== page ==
An attorney hired by Denver Public Schools has raised new legal questions about a proposed constitutional amendment that would require English language learners to be taught in English.
Under the initiative, “the parent or legal guardian of any Colorado school child” has the right to sue school officials to enforce the amendment.
That term’s exact meaning is unclear, Denver attorney Richard A. Westfall said in an opinion distributed at a Wednesday school board forum on the initiative that attracted a standing-room-only crowd.
“Read literally,” Westfall wrote in his opinion, “a parent or guardian could bring a claim even though the alleged violation had nothing to do with that parent or guardian’s own child.”
Initiative backer Rita Montero said the language is aimed at parents to act on behalf of their own children.
DPS hired Westfall for $250 an hour because it wanted a neutral opinion on the initiative’s possible legal impacts.
But Montero questioned whether an attorney could remain neutral if hired by a school board that is expected to vote today to oppose the initiative, which Coloradans will vote on in November.
“He did a lot of wordsmithing as a lawyer on this thing and created boogey men where there are no boogey men,” Montero said. “They’re just pulling straws out of the sky to create the illusion to the voters that this is going to create all these legal things and there are going to be a huge number of lawsuits filed.”
Westfall also raised questions about a section stating “all Colorado school children have the right to be provided at their public school of choice with an English language public education.”
“The grant of such state rights can give rise to claims for the denial of such rights, including federal and state constitutional claims under the Equal Protection and Due Process Clauses of both constitutions,” Westfall wrote.
Montero denied this is a problem.
Westfall also said there could be a basis for legally challenging a section that prevents school officials from using insurance to protect themselves against lawsuits resulting from violations of the amendment.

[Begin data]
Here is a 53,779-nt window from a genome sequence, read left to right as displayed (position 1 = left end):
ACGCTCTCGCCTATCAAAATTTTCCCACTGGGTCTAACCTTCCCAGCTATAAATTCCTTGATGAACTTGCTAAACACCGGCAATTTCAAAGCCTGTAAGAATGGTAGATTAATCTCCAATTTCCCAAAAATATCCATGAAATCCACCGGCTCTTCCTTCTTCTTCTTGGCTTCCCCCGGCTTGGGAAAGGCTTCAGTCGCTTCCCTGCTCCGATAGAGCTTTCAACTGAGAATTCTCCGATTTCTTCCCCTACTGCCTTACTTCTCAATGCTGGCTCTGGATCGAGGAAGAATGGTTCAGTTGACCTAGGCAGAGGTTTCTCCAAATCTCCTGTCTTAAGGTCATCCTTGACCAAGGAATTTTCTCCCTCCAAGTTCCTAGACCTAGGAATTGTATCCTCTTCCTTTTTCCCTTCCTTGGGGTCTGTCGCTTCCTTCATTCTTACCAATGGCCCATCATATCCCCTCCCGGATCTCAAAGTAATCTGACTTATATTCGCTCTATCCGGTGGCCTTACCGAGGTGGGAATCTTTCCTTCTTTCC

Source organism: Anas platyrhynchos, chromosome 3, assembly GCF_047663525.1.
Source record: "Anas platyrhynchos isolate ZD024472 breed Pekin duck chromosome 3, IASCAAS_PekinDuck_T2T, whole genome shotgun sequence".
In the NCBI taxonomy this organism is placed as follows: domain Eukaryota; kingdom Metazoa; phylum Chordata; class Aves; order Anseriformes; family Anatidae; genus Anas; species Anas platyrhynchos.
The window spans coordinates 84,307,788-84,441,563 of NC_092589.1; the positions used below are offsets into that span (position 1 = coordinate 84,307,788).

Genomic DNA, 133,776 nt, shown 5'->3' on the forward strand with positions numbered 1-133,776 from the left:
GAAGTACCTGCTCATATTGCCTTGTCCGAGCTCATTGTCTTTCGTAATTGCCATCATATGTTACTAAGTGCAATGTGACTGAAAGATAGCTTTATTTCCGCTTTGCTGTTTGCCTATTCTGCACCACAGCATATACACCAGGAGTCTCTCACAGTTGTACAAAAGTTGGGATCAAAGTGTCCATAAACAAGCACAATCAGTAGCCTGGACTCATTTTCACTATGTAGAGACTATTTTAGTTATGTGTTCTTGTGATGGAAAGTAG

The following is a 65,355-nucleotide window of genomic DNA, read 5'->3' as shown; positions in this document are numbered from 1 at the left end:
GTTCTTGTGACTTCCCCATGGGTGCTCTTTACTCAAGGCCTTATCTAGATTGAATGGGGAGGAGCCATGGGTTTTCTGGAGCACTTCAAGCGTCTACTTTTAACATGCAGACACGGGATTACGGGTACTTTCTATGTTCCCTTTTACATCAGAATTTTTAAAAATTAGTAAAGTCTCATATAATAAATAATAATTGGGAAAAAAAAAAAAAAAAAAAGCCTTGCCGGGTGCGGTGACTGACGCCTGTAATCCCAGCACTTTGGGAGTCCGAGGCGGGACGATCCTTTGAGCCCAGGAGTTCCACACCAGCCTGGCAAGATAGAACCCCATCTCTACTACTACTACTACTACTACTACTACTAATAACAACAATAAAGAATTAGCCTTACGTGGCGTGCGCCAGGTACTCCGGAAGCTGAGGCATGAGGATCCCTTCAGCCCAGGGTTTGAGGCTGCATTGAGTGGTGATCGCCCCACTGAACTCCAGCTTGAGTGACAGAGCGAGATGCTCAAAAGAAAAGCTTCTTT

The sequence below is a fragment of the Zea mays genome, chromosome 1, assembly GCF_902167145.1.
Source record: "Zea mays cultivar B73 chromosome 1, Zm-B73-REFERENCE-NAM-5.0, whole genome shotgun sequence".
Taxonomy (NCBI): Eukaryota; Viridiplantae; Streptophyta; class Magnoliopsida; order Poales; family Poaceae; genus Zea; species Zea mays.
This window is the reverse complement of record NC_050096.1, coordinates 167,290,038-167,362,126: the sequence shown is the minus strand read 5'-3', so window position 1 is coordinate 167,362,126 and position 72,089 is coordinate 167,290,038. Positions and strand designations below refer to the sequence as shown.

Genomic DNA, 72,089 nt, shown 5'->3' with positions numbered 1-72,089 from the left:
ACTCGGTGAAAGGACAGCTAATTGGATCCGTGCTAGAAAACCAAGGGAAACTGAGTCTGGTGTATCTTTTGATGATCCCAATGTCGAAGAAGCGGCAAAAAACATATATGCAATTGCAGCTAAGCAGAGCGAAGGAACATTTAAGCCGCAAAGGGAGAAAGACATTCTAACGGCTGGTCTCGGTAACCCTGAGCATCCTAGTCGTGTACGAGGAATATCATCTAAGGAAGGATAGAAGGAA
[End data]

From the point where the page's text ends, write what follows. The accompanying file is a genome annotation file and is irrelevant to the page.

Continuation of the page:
“It is questionable whether a state constitutional provision can legally prevent such action,” according to Westfall.
But Montero said attorneys for the legislative council that reviewed the initiative before the wording was finalized would have called it to her attention if this had been a problem.
Westfall also advised that school officials should “counsel that significant caution is in order” when granting waivers.
Parents have 10 years to sue if certain kinds of waivers are wrongly granted.
Montero said the amendment was purposely tough on waivers because many school districts, including Denver, have a history of forcing English language learners into classes taught mostly in Spanish without parents’ permission.
At Wednesday’s forum, which attracted more than 100 viewers and 50 speakers, many people complained the waiver process was so tough parents would no longer have a choice of educational philosophies.
Of particular concern was whether waivers would allow the continued existence of Sandoval Montessori, a school where English speakers learn Spanish and Spanish speakers learn English.
Montero said the initiative would not necessarily eliminate Sandoval.
But board members and speakers questioned that argument.
“I resent the fact that an outsider can make decisions about my child and my child’s future,” said Shelley Flanagan, mother of a Sandoval student.
The school board meeting today is at 5 p.m. at 900 Grant St.